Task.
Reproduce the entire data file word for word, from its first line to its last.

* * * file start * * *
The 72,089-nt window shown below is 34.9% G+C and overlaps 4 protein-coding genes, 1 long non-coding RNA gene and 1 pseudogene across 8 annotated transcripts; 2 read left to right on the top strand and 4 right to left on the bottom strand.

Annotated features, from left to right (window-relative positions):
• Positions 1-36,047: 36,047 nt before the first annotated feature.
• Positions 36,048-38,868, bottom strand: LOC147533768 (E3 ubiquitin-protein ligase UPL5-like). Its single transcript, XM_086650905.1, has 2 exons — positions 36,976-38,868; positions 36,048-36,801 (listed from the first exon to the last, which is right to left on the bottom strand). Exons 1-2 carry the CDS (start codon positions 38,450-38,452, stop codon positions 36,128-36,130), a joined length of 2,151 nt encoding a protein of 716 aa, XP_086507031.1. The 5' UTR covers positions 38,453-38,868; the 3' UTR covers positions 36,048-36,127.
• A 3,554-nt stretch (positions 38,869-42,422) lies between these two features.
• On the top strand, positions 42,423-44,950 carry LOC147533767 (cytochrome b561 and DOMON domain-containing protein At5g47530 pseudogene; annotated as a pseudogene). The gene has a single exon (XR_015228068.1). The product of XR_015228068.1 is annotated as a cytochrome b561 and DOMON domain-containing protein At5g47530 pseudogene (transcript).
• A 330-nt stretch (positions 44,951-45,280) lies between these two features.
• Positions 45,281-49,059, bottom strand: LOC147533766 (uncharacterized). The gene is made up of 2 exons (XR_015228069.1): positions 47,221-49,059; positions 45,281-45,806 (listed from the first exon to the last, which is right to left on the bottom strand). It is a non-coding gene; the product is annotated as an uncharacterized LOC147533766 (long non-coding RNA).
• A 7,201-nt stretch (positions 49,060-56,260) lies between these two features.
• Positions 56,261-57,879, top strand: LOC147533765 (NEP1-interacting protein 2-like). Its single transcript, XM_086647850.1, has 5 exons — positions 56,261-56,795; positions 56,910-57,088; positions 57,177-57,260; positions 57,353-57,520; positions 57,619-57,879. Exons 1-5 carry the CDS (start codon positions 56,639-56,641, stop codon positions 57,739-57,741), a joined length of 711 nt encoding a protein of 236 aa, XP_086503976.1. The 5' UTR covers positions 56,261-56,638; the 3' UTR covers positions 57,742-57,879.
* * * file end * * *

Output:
The 72,089-nt window shown below is 34.9% G+C and overlaps 4 protein-coding genes, 1 long non-coding RNA gene and 1 pseudogene across 8 annotated transcripts; 2 read left to right on the top strand and 4 right to left on the bottom strand.

Annotated features, from left to right (window-relative positions):
• Positions 1-36,047: 36,047 nt before the first annotated feature.
• Positions 36,048-38,868, bottom strand: LOC147533768 (E3 ubiquitin-protein ligase UPL5-like). Its single transcript, XM_086650905.1, has 2 exons — positions 36,976-38,868; positions 36,048-36,801 (listed from the first exon to the last, which is right to left on the bottom strand). Exons 1-2 carry the CDS (start codon positions 38,450-38,452, stop codon positions 36,128-36,130), a joined length of 2,151 nt encoding a protein of 716 aa, XP_086507031.1. The 5' UTR covers positions 38,453-38,868; the 3' UTR covers positions 36,048-36,127.
• A 3,554-nt stretch (positions 38,869-42,422) lies between these two features.
• On the top strand, positions 42,423-44,950 carry LOC147533767 (cytochrome b561 and DOMON domain-containing protein At5g47530 pseudogene; annotated as a pseudogene). The gene has a single exon (XR_015228068.1). The product of XR_015228068.1 is annotated as a cytochrome b561 and DOMON domain-containing protein At5g47530 pseudogene (transcript).
• A 330-nt stretch (positions 44,951-45,280) lies between these two features.
• Positions 45,281-49,059, bottom strand: LOC147533766 (uncharacterized). The gene is made up of 2 exons (XR_015228069.1): positions 47,221-49,059; positions 45,281-45,806 (listed from the first exon to the last, which is right to left on the bottom strand). It is a non-coding gene; the product is annotated as an uncharacterized LOC147533766 (long non-coding RNA).
• A 7,201-nt stretch (positions 49,060-56,260) lies between these two features.
• Positions 56,261-57,879, top strand: LOC147533765 (NEP1-interacting protein 2-like). Its single transcript, XM_086647850.1, has 5 exons — positions 56,261-56,795; positions 56,910-57,088; positions 57,177-57,260; positions 57,353-57,520; positions 57,619-57,879. Exons 1-5 carry the CDS (start codon positions 56,639-56,641, stop codon positions 57,739-57,741), a joined length of 711 nt encoding a protein of 236 aa, XP_086503976.1. The 5' UTR covers positions 56,261-56,638; the 3' UTR covers positions 57,742-57,879.